Mapping out an uncertain future: As John Loacker continues his family’s traditional craft in a fast-changing city, he ponders the relevance and endurance of his business.
IN THE MORNING, the mapmaker thinks of his dad and things now gone. All around him are signs of change: the high-rises creeping in on his one-story Belltown office, the street closures, cranes and holes in the ground, his unfamiliarity in the only city he’s ever lived. Still, something about his empty office — dingy, he calls it — reminds him of the people who built the business.
A presence he feels when alone.
John Loacker is the third-generation owner of the 106-year-old Kroll Map Company. Just being in the office at Third and Cedar can make him sentimental — or is it nostalgic? — but on this drizzly morning, something specific makes him reflect: a strange request for a map.
A woman wants an 8½-by-11-inch map of Shaw Island, in the San Juans, with the Our Lady of the Rock Monastery identified. The laminated map will travel with her to Italy, where she will give it to a nun. One of Kroll’s two employees calculates the bill: $36.
A small request. John holds it in his hands, looks it over, wonders whether it is payback for a prank he played on a co-worker.
He knows it will take 30 minutes, maybe less. He knows he won’t make any money. But he has no idea he will come to see the map as a symbol of the company, this city, his life.
He has no idea the map of the monastery will say something bigger about Seattle.
SEATTLE ALWAYS has been a place consumed by reinvention and progress, turning most of the maps Kroll has made into relics. The archives at Kroll Map Company contain dozens of Seattles, each one new and improved, forgotten and outdated.
During the Gold Rush, city leaders saw the hysteria as a marketing opportunity and promoted backwater Seattle as the launchpad for dreamers. The city’s population tripled in a decade. Soon after, Seattle conquered the landscape. Whole hills were removed and dumped into the water, changing the look of the city forever. They called this progress the “Seattle spirit.”
One afternoon, John Loacker, 63, walked downtown with his wife, Debra. Rows of dump trucks and orange cones choked the street. As they passed a trendy ramen house and a gritty gentlemen’s club on opposite sides of Seventh Avenue, John stopped. Stretched across a banner on a chain-link fence was a 1912 map of downtown. He recognized it instantly: a Kroll map.
Then something else caught his eye.
Over the 1912 map, a construction company had superimposed an image of the Amazon biospheres, which rose in front of John like glass igloos. Inside, plants were misted, and elevated ramps snaked to different levels. Nine cranes bloomed in the distance.
Most Read Stories
- Seahawks trade down twice, pick TCU defensive tackle L.J. Collier in first round of NFL draft
- NFL Draft Live Updates: Seahawks select TCU's L.J. Collier, trade 30th pick to Giants to close first round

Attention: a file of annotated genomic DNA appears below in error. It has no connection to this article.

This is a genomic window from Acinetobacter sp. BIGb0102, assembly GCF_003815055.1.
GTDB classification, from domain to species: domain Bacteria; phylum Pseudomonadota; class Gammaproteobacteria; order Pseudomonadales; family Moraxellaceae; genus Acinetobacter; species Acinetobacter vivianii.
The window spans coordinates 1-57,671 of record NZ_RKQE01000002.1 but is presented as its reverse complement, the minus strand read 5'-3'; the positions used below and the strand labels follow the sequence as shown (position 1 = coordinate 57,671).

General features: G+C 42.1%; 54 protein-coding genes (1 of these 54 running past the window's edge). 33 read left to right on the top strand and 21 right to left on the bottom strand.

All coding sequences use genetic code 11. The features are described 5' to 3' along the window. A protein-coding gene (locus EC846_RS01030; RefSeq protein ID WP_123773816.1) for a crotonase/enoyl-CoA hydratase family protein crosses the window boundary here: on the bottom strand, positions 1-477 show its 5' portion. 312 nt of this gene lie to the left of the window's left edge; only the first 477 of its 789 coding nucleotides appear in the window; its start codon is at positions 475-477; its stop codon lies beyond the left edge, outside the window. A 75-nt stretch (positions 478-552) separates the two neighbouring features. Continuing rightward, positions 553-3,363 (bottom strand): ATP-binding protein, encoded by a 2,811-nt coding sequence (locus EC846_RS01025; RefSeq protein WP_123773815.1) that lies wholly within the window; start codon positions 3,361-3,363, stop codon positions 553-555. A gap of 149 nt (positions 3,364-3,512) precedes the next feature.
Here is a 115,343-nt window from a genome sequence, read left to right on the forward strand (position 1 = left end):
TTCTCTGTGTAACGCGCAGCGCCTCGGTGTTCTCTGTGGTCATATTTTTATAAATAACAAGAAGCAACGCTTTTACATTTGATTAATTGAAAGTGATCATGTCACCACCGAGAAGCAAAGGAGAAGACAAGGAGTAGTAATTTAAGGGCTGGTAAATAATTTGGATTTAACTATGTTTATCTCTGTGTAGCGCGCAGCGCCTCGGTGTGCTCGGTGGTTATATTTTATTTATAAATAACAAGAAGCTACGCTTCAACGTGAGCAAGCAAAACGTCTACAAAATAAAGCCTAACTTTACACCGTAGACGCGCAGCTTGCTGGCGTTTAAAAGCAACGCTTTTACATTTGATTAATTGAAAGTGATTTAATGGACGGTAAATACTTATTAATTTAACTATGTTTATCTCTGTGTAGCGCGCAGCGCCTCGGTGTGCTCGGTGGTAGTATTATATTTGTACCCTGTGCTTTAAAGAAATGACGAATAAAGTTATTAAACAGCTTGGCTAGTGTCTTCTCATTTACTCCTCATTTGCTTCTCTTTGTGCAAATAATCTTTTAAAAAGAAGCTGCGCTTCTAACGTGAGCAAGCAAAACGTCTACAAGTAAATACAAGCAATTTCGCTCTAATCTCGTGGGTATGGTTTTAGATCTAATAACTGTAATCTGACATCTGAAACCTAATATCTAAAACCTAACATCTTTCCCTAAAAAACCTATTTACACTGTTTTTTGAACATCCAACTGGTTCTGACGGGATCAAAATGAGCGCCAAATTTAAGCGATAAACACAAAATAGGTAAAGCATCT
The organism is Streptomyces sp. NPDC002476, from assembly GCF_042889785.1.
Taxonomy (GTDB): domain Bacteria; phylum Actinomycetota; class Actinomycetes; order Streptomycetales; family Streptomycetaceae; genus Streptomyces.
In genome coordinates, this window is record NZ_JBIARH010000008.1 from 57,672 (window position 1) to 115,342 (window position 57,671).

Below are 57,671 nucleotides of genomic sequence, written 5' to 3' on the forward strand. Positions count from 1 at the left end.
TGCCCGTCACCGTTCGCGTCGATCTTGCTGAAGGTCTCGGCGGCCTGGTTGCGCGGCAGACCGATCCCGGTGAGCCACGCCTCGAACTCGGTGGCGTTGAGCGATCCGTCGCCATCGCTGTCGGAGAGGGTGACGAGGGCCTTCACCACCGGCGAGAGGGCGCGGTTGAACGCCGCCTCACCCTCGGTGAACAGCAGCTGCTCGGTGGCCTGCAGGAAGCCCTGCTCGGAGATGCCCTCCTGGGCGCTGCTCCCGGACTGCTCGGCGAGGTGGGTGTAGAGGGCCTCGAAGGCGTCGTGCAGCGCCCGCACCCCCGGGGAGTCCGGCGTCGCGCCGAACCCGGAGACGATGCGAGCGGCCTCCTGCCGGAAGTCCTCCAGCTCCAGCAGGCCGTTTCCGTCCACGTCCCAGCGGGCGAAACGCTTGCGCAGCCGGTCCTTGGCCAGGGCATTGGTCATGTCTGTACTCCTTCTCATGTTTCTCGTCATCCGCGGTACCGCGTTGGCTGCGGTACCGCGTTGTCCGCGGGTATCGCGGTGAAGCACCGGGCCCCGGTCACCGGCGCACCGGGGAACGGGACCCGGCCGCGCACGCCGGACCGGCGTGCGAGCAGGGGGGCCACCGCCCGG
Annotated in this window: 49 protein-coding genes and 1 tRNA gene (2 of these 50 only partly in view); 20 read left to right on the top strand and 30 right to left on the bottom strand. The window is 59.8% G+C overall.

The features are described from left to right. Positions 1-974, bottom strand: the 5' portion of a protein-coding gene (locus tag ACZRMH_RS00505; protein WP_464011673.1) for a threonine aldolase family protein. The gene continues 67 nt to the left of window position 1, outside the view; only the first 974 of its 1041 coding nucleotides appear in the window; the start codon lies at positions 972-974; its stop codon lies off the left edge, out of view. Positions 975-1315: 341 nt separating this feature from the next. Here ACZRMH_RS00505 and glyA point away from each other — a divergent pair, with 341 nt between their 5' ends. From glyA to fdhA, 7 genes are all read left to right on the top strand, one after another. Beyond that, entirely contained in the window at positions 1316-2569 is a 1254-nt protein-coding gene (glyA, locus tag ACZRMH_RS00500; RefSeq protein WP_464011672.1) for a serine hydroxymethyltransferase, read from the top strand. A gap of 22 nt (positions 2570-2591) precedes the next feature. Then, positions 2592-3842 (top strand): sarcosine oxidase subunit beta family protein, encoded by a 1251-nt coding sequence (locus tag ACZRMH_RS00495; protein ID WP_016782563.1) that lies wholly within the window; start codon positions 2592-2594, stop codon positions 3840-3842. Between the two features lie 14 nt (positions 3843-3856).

- 'Incredibly dangerous': Seattle man faces 17th DUI charge after April crash
- Miska, Bellevue’s most persecuted tabby cat, seeks her day in court
- Seattle's top prosecutor and public defender accuse presiding judge of improper conduct
Kroll mattered, he thought. Everyone from city officials to real estate agents once relied on the company’s maps. Now Kroll is just a “little blip,” but seeing the map in front of the ambitious new building reminded John that Kroll is still here.
It still matters.
THE SURVIVAL OF a company like Kroll is a small act of rebellion against the forces reshaping the city by the day. And yet lately, John has wondered what will become of the business his grandfather bought in 1920 and his father worked at for 72 years. John is also a co-owner of Metsker Maps, a retail store in Pike Place Market, but he leaves the day-to-day operations there to others. He is the sole owner of Kroll.
“I have to craft my exit,” he says.
His two children live out of state, and he wants them to do what he couldn’t and find their own way. His wife wants to travel, wants to visit the kids, wants John to slowly detach from the company she knows is braided with his identity. These are things he wants, too, but it’s not so simple.
His father left college at Brown to help John’s grandfather run Kroll in the 1920s, and when the time came, John was told that he, too, would carry on the family business.
In the winter of 1975, while John was at the University of Washington, his dad bought a one-story building in Belltown, the first property the company had ever owned. Kroll had rented space in a steam-heated, cockroach-infested building downtown before, so the new office felt palatial by comparison.
But it meant something more to John. His dad was a tough boss, a product of the Depression who treated his son as another employee. At times, John resented both the company and his father, but as he mopped the empty Belltown office the night before Kroll moved in, he realized what the building meant: This was for him, for the future.
An unspoken gift from his dad.
A day or two after the move, John returned to the old office downtown to grab a few items. Out front, he saw a frail old man peering into the windows with two bags at his side. John thought he was homeless.
The man turned out to be Carl Kroll, the company founder, who showed up around the holidays every year carrying two bags of holly.
“He was looking for us, is what he was doing,” John says.
Kroll had moved to Seattle around the turn of the 20th century, then tried to capitalize on the city’s boom by mapping it. He formed the Kroll Map Company in 1911 and sold it nine years later to his friend and employee — John’s grandfather. Now Carl Kroll was 93 and hard of hearing. John took the holly and tried to explain that the company’s new office was in Belltown.
“I don’t know if he understood,” John says. “The one remaining thought I have about that is: I hope he didn’t think we’d closed up. I hope he understood.”
He never saw Carl Kroll again.
JOHN WALKS TO the office in the morning. The time to himself offers “unobstructed thinking,” and most of the time he thinks of his two kids. Recently, his daughter came back for his wife’s 60th birthday, and her visit reminded him how much he missed having her at their Queen Anne home. He also thinks about his company, and the future, but inevitably that brings him back to his kids.
“It’s the whole thing that makes me uneasy right now,” he says. “Should I groom this for another generation?”